Local woman met Salinger
A UF professor calls him the "patron saint of the crazies."
Published: Friday, January 29, 2010 at 6:01 a.m.
Last Modified: Thursday, January 28, 2010 at 11:19 p.m.
A recluse for much of his life, J.D. Salinger wasn't keen on talking with the media.
But Gainesville's Plaza Coffee Shop co-owner Karol Alves, 66, was one of the lucky ones.
Back in 1962, when Salinger was in his early 40s and Alves was 17 and a senior in high school, the reclusive writer asked to meet her and another writer from her high school newspaper, the Jabberwocky.
They met at his house, in nearby Cornish, N.H. The house was two stories, Alves said, with a big gate and barbed wire topping the fence. "He was paranoid," she recalled, reflecting on the famed author of the classic novel "The Catcher in the Rye," who died on Wednesday.
Alves said that, once inside, she couldn't help but be amazed at the amount of literature he had lying around - stacked from floor to ceiling in six or seven rooms and in the hallways, she said.
"Except for a public library, I never saw so many books and Life magazines," she said.
She brought Salinger a double chocolate cake her mother had made, which they ate, and they talked for a few hours about lots of things, she said, but not much about him.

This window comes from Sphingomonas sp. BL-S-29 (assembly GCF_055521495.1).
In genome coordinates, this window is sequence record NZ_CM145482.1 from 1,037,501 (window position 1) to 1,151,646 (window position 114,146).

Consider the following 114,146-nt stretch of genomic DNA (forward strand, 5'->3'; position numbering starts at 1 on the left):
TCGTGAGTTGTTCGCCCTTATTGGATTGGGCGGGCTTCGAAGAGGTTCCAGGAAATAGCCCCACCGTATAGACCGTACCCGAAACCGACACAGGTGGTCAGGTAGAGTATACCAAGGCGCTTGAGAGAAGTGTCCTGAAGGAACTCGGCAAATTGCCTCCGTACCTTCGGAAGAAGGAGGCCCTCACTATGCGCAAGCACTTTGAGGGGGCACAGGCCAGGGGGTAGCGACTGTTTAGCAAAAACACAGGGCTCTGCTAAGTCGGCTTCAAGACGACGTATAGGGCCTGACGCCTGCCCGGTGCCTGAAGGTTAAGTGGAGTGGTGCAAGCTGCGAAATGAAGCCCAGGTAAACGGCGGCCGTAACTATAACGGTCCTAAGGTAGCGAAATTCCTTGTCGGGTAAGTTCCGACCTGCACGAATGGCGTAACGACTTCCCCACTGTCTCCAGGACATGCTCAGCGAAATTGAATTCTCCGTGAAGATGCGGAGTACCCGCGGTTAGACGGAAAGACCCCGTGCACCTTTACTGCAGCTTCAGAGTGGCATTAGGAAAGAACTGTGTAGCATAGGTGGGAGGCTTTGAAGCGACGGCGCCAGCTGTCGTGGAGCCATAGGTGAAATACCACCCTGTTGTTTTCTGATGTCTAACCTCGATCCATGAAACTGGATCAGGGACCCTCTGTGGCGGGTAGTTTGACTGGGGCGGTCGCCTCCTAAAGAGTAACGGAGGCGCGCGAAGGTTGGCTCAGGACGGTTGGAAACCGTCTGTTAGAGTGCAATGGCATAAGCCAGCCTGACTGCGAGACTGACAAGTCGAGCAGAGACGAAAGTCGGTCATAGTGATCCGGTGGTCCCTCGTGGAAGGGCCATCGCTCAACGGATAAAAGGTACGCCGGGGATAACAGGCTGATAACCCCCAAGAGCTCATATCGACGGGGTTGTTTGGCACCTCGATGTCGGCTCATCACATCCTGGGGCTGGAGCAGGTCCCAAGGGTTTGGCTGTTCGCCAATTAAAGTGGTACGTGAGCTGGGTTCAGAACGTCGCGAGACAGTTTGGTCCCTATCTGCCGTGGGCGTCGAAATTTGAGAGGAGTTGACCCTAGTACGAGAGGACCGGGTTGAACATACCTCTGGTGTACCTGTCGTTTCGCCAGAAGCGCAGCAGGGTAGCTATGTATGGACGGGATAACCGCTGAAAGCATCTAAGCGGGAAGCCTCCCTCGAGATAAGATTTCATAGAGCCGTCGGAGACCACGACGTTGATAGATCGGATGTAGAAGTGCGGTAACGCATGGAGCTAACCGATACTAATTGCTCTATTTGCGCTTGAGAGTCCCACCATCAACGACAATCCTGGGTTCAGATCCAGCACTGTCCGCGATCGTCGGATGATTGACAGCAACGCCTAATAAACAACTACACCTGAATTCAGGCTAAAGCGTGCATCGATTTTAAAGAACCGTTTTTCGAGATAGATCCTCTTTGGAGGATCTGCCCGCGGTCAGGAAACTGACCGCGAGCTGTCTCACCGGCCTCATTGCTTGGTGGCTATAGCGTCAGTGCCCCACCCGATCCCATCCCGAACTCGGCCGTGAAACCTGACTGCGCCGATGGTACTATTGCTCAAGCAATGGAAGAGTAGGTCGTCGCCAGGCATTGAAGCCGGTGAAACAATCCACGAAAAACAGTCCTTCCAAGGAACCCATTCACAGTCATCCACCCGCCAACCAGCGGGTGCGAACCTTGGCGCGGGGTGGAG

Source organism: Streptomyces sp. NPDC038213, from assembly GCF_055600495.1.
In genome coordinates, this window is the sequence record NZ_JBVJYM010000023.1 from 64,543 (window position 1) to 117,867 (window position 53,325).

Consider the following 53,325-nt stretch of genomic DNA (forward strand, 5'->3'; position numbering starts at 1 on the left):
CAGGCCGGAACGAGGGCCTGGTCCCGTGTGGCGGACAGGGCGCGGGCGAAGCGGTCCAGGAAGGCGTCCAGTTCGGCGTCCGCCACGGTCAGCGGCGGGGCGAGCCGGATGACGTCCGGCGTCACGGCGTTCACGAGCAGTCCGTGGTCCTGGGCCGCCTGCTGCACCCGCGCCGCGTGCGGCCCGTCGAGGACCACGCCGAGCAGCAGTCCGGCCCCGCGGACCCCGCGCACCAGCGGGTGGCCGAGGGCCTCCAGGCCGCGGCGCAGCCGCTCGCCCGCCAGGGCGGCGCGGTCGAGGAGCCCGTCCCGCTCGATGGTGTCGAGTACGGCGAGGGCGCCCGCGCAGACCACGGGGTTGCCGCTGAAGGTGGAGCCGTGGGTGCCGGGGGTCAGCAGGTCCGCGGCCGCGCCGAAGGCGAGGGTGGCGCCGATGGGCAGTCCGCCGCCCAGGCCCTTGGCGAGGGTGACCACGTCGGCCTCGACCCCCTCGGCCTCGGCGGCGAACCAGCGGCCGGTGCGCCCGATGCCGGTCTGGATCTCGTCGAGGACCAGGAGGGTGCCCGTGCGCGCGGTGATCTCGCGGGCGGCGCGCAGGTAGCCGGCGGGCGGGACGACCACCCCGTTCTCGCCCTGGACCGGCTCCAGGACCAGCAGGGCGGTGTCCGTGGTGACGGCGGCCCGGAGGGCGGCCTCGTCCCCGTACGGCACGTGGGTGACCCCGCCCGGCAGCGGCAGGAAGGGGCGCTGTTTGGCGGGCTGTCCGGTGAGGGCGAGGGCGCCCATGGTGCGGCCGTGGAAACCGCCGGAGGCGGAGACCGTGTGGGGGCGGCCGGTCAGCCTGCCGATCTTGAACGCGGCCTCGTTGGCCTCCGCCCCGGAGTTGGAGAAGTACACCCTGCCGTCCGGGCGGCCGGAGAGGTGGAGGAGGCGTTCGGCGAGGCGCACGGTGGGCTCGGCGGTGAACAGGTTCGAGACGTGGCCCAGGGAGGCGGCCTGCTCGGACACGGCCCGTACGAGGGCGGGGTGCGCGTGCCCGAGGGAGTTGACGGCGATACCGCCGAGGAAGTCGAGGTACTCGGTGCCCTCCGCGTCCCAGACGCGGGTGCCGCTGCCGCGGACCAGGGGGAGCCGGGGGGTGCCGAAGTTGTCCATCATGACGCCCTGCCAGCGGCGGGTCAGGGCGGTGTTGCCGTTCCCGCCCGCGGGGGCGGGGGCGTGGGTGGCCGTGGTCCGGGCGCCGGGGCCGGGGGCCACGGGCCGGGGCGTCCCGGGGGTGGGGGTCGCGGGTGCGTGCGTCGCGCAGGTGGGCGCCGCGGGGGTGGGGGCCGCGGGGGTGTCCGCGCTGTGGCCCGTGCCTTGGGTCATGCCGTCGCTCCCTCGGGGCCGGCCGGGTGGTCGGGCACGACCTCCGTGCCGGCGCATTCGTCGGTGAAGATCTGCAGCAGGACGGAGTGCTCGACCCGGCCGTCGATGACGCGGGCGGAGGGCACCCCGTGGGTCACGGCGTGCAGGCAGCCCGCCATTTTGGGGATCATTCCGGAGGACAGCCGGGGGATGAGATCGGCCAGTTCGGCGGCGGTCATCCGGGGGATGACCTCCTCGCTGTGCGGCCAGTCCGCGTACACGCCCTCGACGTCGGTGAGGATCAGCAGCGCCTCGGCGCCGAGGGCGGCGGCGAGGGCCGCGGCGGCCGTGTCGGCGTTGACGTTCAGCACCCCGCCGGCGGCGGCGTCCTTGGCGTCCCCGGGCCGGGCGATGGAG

During their talk, Salinger did say he was disappointed his works had become so controversial, leading parents to forbid their kids from reading them.
"He said it made him feel bad because he thought that he was writing something extremely valuable," she said.
Salinger's works would later become even more controversial when John Lennon's assassin, Mark David Chapman, said the shooting was motivated by Salinger's "The Catcher in the Rye." And John Hinckley Jr., who shot President Ronald Reagan, reportedly carried a copy of the book around.
"He ended up becoming the patron saint of the crazies," said UF English professor Andrew Gordon. Gordon said he didn't think Salinger himself was crazy, only sad and mixed up.
"It's not surprising he could write so well about sad and mixed-up characters like Holden Caulfield," he said, referring to the protagonist in "The Catcher in the Rye."
Salinger's death, Gordon said, marks the passing of a generation of great American writers who were veterans of World War II. Norman Mailer and Kurt Vonnegut, who both died in 2007, were also members of that generation, he said.
"It's kind of sad," Gordon said. "But, in a way, Salinger died a long time ago. He just retreated from the world."
Coupled with the sadness, however, is a glimmer of hope. Salinger's passing brings with it the possibility that his unpublished manuscripts will finally see the light of day, Gordon said. The last piece of Salinger's work to be published was in 1965.
"He kept writing; he just stopped publishing," Gordon said. "He saw publishing as an invasion of his privacy."
William McKeen, chairman of UF's undergraduate journalism department, said it will be interesting to see if future generations of youth flock to his work as they have been doing.
"Every new generation is almost issued a copy of 'Catcher in the Rye,' " McKeen said.
"It's that significant of a book."